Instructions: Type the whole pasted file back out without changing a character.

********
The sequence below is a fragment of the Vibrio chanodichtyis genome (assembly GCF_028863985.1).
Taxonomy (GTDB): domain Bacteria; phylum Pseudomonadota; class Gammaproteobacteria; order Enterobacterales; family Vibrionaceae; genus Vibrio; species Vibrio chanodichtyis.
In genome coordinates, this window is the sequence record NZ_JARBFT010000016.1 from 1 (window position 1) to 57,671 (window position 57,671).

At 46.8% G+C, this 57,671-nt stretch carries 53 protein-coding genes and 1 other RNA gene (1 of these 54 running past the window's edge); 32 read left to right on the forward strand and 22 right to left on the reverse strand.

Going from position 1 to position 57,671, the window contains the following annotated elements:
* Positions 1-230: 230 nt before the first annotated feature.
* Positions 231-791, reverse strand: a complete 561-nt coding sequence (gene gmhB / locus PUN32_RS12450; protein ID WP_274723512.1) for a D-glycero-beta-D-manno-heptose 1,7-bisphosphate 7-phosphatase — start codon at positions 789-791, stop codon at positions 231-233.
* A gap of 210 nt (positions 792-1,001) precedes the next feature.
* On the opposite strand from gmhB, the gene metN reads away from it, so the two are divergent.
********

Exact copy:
The sequence below is a fragment of the Vibrio chanodichtyis genome (assembly GCF_028863985.1).
Taxonomy (GTDB): domain Bacteria; phylum Pseudomonadota; class Gammaproteobacteria; order Enterobacterales; family Vibrionaceae; genus Vibrio; species Vibrio chanodichtyis.
In genome coordinates, this window is the sequence record NZ_JARBFT010000016.1 from 1 (window position 1) to 57,671 (window position 57,671).

At 46.8% G+C, this 57,671-nt stretch carries 53 protein-coding genes and 1 other RNA gene (1 of these 54 running past the window's edge); 32 read left to right on the forward strand and 22 right to left on the reverse strand.

Going from position 1 to position 57,671, the window contains the following annotated elements:
* Positions 1-230: 230 nt before the first annotated feature.
* Positions 231-791, reverse strand: a complete 561-nt coding sequence (gene gmhB / locus PUN32_RS12450; protein ID WP_274723512.1) for a D-glycero-beta-D-manno-heptose 1,7-bisphosphate 7-phosphatase — start codon at positions 789-791, stop codon at positions 231-233.
* A gap of 210 nt (positions 792-1,001) precedes the next feature.
* On the opposite strand from gmhB, the gene metN reads away from it, so the two are divergent.